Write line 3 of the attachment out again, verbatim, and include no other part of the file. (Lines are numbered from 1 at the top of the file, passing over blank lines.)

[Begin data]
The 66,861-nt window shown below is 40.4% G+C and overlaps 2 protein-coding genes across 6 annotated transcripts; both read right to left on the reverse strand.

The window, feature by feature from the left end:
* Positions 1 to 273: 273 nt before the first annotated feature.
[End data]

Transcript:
* Positions 1 to 273: 273 nt before the first annotated feature.